ISLAMABAD: Prime Minister Shehbaz Sharif said on Friday the federal government would extend “maximum support” in strengthening the Counter Terrorism Department (CTD) and police force of Khyber Pakhtunkhwa province, whose capital city of Peshawar was hit this week by one of the deadliest suicide bombings the region has seen.
The PM’s remarks came as Pakistani police investigate how a suicide bomber reached a mosque inside a highly fortified police compound and killed 101 people, mostly policemen. The provincial police chief has said the attacker disguised himself in a police uniform and did not raise suspicion among guards before he carried out the attack.
There has been a rise in terror attacks in Pakistan since November last year, when the Pakistani Taliban unilaterally called off a fragile truce deal brokered with the government.
Speaking at a meeting of top government and military officials in Peshawar to discuss steps to eradicate militancy, Sharif said the “capacity-building” of security departments in KP province was needed given that it had, like the rest of the country, seen a rise in attacks.
“The federal government would extend maximum support in strengthening the Counter Terrorism Department and police of Khyber Pakhtunkhwa to help it better fight terrorism,” Sharif said.
“I understand that federation and provinces, leadership of all parties, religious leaders should take ownership, come together and fight it (militancy), putting aside their differences, be it political, regional or relating to any school of thought,” the PM added. “I have no doubt in it that despite this major setback, God willing, we will overcome this… it was a terrorism incident and to crush it, we will have to move forward without wasting time.”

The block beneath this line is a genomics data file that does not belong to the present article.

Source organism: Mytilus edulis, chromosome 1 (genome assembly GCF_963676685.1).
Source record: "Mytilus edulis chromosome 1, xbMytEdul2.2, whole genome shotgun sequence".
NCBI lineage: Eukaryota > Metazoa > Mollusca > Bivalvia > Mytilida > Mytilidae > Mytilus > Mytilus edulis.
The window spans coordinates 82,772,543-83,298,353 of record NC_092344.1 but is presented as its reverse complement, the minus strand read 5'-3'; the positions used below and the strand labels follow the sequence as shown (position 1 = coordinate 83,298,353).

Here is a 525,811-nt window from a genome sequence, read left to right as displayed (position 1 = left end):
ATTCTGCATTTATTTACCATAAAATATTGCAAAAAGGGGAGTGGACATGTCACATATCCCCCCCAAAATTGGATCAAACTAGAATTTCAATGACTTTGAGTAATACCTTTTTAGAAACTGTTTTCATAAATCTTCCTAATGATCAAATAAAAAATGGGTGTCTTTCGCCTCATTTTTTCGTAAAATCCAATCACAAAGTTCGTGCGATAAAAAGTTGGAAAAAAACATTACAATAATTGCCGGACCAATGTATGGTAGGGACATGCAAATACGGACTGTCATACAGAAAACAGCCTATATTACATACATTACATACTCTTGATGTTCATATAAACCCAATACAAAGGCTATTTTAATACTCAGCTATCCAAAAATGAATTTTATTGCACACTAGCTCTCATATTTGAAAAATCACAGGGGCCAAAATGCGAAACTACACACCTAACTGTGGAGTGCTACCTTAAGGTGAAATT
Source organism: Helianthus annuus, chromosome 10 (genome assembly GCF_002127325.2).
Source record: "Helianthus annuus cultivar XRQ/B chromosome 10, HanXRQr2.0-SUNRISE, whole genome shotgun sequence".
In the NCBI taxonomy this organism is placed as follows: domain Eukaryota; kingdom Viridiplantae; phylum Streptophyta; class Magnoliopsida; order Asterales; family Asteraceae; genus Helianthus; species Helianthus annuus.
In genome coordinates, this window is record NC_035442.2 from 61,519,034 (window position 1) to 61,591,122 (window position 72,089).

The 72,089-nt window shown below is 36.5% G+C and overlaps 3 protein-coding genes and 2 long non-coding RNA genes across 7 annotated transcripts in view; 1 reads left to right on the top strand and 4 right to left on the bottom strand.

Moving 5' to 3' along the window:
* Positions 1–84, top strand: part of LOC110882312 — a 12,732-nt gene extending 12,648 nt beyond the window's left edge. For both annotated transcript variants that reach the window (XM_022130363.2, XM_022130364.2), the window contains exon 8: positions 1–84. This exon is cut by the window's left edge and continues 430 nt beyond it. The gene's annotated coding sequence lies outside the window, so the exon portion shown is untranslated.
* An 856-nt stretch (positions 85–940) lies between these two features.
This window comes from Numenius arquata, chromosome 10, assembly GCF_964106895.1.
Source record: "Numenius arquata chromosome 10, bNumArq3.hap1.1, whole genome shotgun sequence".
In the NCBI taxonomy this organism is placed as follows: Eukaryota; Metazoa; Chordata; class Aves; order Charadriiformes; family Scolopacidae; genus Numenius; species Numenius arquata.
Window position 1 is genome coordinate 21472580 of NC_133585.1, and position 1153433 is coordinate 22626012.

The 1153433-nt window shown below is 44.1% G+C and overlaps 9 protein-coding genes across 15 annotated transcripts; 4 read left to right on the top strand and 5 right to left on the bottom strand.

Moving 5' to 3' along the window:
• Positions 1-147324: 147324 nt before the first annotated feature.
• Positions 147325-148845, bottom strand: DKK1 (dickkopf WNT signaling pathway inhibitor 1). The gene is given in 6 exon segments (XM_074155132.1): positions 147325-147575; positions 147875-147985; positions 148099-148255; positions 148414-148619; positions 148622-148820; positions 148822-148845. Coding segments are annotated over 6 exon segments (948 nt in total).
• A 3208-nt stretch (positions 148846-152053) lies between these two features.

On Thursday, Sharif invited all political parties and leaders, including his rival and predecessor, ex-premier Imran Khan, to an All Parties Conference to be held on February 7, on the country’s “national challenges.”
Among the key challenges is how to deal with the Pakistani Taliban, also called Tehreek-e-Taliban Pakistan (TTP), which has recently increased attacks on the police and army as part of its campaign against the government in Islamabad.
The TTP has denied responsibility for the Peshawar mosque attack, which no group has claimed so far. Provincial Police Chief Moazzam Jah Ansari told reporters earlier this week he suspected a breakaway faction of the TTP, called Jamat-ul-Ahrar, was involved.